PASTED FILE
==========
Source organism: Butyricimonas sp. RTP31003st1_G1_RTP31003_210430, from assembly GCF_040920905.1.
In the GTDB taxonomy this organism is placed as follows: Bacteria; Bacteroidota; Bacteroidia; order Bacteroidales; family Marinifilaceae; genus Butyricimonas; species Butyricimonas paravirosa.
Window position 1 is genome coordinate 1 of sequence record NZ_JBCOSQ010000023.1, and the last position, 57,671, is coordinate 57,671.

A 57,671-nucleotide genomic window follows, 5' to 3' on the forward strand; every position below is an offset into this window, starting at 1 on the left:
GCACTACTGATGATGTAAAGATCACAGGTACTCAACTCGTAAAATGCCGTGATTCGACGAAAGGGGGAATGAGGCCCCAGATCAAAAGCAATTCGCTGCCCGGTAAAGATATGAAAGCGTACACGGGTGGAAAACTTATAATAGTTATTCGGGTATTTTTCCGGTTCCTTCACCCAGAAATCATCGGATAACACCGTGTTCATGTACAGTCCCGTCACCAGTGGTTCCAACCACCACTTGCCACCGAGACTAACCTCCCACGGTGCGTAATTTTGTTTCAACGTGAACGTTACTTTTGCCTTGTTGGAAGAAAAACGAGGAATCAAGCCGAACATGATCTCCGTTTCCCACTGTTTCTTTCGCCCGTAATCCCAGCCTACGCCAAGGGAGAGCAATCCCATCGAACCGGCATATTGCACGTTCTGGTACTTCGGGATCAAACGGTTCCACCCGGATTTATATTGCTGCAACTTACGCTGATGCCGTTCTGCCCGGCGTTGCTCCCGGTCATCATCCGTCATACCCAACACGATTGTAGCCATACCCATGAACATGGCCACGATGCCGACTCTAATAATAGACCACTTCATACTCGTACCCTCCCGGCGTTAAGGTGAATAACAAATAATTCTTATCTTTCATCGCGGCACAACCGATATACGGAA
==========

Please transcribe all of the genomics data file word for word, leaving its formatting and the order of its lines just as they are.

Source organism: Butyricimonas sp. RTP31003st1_G1_RTP31003_210430, from assembly GCF_040920905.1.
In the GTDB taxonomy this organism is placed as follows: Bacteria; Bacteroidota; Bacteroidia; order Bacteroidales; family Marinifilaceae; genus Butyricimonas; species Butyricimonas paravirosa.
Window position 1 is genome coordinate 1 of sequence record NZ_JBCOSQ010000023.1, and the last position, 57,671, is coordinate 57,671.

A 57,671-nucleotide genomic window follows, 5' to 3' on the forward strand; every position below is an offset into this window, starting at 1 on the left:
GCACTACTGATGATGTAAAGATCACAGGTACTCAACTCGTAAAATGCCGTGATTCGACGAAAGGGGGAATGAGGCCCCAGATCAAAAGCAATTCGCTGCCCGGTAAAGATATGAAAGCGTACACGGGTGGAAAACTTATAATAGTTATTCGGGTATTTTTCCGGTTCCTTCACCCAGAAATCATCGGATAACACCGTGTTCATGTACAGTCCCGTCACCAGTGGTTCCAACCACCACTTGCCACCGAGACTAACCTCCCACGGTGCGTAATTTTGTTTCAACGTGAACGTTACTTTTGCCTTGTTGGAAGAAAAACGAGGAATCAAGCCGAACATGATCTCCGTTTCCCACTGTTTCTTTCGCCCGTAATCCCAGCCTACGCCAAGGGAGAGCAATCCCATCGAACCGGCATATTGCACGTTCTGGTACTTCGGGATCAAACGGTTCCACCCGGATTTATATTGCTGCAACTTACGCTGATGCCGTTCTGCCCGGCGTTGCTCCCGGTCATCATCCGTCATACCCAACACGATTGTAGCCATACCCATGAACATGGCCACGATGCCGACTCTAATAATAGACCACTTCATACTCGTACCCTCCCGGCGTTAAGGTGAATAACAAATAATTCTTATCTTTCATCGCGGCACAACCGATATACGGAA